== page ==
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Lawsuit: Manufacturer Should Have Changed Elmiron Label to Reflect Risks
Chaffin Luhana LLP
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An Illinois woman recently filed a new Elmiron class-action lawsuit in the U.S. District Court for the Eastern District of Pennsylvania. She claims that after taking Elmiron to treat her interstitial cystitis and bladder pain, she suffered from serious injuries. She seeks compensatory damages and a declaration that Elmiron is defective and unsafe for its intended use.

Studies Link Elmiron with Macular Disorder

The U.S. Food and Drug Administration (FDA) approved Elmiron (pentosan polysulfate sodium or PPS) in 1996 as a prescription drug for the treatment of interstitial cystitis (IC), a chronic bladder disease that can cause severe bladder pain, pelvic pain, and urinary frequency. To date, it is the only medication specifically approved for the treatment of this painful condition.

When the drug first came out, the label did not warn of any risks of eye problems. Yet several recent studies have indicated that long-term use of the drug can lead to vision loss. In a 2018 study, scientists revealed that chronic exposure to Elmiron was associated with an increased risk of an unusual form of maculopathy that the researchers named “pigmentary maculopathy.”

This condition is connected specifically to the use of Elmiron and involves the development of excess capillaries or pigmented spots over the retina that affect central vision. The researchers recommended additional investigation.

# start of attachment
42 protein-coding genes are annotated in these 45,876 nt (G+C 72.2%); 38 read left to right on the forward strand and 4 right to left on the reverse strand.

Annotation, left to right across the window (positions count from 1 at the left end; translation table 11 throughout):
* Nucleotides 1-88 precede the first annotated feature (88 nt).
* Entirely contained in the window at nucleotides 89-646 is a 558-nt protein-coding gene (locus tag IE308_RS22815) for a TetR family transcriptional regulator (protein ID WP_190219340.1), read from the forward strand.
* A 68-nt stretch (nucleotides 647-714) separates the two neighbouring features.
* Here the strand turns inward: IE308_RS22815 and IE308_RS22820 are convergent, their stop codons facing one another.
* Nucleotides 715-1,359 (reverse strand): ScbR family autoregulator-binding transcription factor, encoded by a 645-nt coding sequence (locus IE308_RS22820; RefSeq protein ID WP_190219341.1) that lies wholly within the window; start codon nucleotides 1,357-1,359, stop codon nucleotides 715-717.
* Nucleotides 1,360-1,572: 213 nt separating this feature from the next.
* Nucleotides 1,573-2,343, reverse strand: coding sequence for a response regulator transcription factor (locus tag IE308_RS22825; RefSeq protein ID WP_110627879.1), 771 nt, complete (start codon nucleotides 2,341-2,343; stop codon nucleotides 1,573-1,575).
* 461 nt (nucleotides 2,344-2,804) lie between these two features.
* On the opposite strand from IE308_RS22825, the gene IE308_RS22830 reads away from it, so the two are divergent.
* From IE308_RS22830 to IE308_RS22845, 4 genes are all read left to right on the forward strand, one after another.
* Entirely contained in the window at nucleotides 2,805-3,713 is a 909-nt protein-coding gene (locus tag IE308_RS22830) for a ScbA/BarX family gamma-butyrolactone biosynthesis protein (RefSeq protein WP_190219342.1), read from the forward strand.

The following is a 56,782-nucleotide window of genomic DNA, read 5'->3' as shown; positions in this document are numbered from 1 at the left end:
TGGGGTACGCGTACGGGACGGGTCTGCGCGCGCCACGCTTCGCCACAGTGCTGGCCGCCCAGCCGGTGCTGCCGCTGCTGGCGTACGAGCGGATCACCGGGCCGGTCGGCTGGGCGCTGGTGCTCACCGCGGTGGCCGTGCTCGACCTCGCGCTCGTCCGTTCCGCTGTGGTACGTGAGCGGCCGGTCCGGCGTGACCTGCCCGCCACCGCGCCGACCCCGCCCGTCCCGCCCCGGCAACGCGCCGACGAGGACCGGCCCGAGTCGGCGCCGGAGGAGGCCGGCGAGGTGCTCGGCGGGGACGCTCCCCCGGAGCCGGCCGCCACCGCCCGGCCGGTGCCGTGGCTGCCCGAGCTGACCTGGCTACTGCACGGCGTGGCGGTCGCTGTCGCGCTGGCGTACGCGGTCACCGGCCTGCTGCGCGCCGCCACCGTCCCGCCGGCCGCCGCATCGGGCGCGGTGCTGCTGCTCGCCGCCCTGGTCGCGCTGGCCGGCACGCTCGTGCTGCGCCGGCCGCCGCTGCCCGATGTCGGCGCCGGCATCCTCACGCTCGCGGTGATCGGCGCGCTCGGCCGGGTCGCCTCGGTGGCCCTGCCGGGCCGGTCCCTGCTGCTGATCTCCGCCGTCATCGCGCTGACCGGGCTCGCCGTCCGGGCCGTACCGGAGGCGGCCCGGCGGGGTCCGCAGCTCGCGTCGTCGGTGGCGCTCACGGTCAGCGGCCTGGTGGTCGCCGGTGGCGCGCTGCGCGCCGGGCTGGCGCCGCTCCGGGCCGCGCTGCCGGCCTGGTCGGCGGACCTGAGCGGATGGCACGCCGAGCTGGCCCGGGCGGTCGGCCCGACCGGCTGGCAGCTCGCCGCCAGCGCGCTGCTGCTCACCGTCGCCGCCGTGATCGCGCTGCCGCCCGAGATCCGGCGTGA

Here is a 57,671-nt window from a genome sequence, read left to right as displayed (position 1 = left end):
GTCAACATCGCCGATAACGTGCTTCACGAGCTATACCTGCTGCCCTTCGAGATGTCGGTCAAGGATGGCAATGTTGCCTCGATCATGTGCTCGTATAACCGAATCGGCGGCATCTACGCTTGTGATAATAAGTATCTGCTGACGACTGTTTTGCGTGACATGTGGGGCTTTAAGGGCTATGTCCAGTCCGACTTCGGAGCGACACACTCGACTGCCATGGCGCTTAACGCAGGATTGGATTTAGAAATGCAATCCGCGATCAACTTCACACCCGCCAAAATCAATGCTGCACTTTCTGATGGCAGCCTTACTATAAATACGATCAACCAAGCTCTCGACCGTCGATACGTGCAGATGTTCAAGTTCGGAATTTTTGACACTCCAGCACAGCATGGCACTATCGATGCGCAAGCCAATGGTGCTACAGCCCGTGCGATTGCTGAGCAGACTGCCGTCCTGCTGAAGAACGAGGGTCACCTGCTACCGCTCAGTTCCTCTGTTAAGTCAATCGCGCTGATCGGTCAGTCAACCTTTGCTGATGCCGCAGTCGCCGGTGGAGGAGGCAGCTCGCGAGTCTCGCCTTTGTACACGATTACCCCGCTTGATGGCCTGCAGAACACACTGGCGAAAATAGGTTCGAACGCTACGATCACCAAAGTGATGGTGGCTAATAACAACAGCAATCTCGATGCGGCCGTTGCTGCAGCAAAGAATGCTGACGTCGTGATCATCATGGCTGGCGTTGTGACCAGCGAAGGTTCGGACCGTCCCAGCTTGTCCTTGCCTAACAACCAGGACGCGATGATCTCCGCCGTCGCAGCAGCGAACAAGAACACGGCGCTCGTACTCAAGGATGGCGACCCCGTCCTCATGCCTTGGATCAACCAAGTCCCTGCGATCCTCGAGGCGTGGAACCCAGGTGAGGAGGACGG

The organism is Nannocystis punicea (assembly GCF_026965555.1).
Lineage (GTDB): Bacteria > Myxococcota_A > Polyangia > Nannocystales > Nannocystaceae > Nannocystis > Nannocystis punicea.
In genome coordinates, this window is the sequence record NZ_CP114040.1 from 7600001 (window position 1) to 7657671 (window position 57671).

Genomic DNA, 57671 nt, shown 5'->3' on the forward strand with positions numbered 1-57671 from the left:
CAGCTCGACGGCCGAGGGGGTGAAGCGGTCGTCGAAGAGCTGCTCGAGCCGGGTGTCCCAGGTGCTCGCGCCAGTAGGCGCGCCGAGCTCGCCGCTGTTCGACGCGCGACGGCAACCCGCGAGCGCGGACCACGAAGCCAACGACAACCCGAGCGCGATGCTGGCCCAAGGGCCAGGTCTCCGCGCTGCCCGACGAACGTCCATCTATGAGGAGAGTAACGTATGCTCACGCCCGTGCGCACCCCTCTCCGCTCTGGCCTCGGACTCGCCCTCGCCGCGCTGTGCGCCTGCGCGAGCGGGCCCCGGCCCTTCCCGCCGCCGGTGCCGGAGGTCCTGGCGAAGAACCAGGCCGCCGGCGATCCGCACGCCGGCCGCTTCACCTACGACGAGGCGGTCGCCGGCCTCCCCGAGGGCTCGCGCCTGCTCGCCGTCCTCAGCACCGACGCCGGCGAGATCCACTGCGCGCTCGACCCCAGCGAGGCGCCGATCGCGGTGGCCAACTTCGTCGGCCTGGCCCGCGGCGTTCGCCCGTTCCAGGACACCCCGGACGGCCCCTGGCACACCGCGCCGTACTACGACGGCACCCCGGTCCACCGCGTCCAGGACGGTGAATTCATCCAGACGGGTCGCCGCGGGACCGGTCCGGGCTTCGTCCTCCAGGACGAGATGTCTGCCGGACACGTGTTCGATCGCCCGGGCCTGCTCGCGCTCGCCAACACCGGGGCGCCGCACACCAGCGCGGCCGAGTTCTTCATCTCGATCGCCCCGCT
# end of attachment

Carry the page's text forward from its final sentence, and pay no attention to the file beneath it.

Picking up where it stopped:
In a follow-up study, scientists examined data from 219 patients with IC, 80 of which had prior exposure to Elmiron. Masked reviewers identified 14 cases of pigmentary maculopathy—all of them among those exposed to the drug. In a retrospective, matched cohort study, scientists found that patients exposed to Elmiron had a significantly increased risk of being diagnosed with a new macular disease at seven years.

“These findings bolster growing concern about a newly described medication toxicity and raise significant public health implications,” the researchers wrote.

According to her complaint, the plaintiff regularly took Elmiron from 2009 to the present. She says that as a result of her ingesting the drug for years, she is now at risk for severe visual injuries, including but not limited to loss of vision, retinal macular dystrophy, pigmentary maculopathy, and atypical macular degeneration.

Scientists Recommend Annual Check-Ups

The plaintiff seeks to achieve class-action status with this case. She wants to represent all individuals within the U.S. who were prescribed and took Elmiron who are currently asymptomatic for pigmentary maculopathy and have not received a diagnosis of retinal toxicity due to Elmiron use. She also wants to represent a similar class in the state of Illinois.

Class members should receive, according to the plaintiff, coverage for regular eye exams to monitor for signs of retinal damage. Indeed, scientists studying this condition have recommended testing both prior to prescription and for every year thereafter. Patients can be completely asymptomatic and still have signs of retinal toxicity, making check-ups particularly important.

The plaintiff claims the defendants are negligent as, despite the research, they have made no changes to the label or taken any steps to warn the medical community and users of the risks associated with taking the drug.

More troubling, manufacturer Janssen Pharmaceuticals changed Elmiron’s label in Canada in September 2019 to warn of the risks of pigmentary maculopathy. No such change has been made in the U.S.

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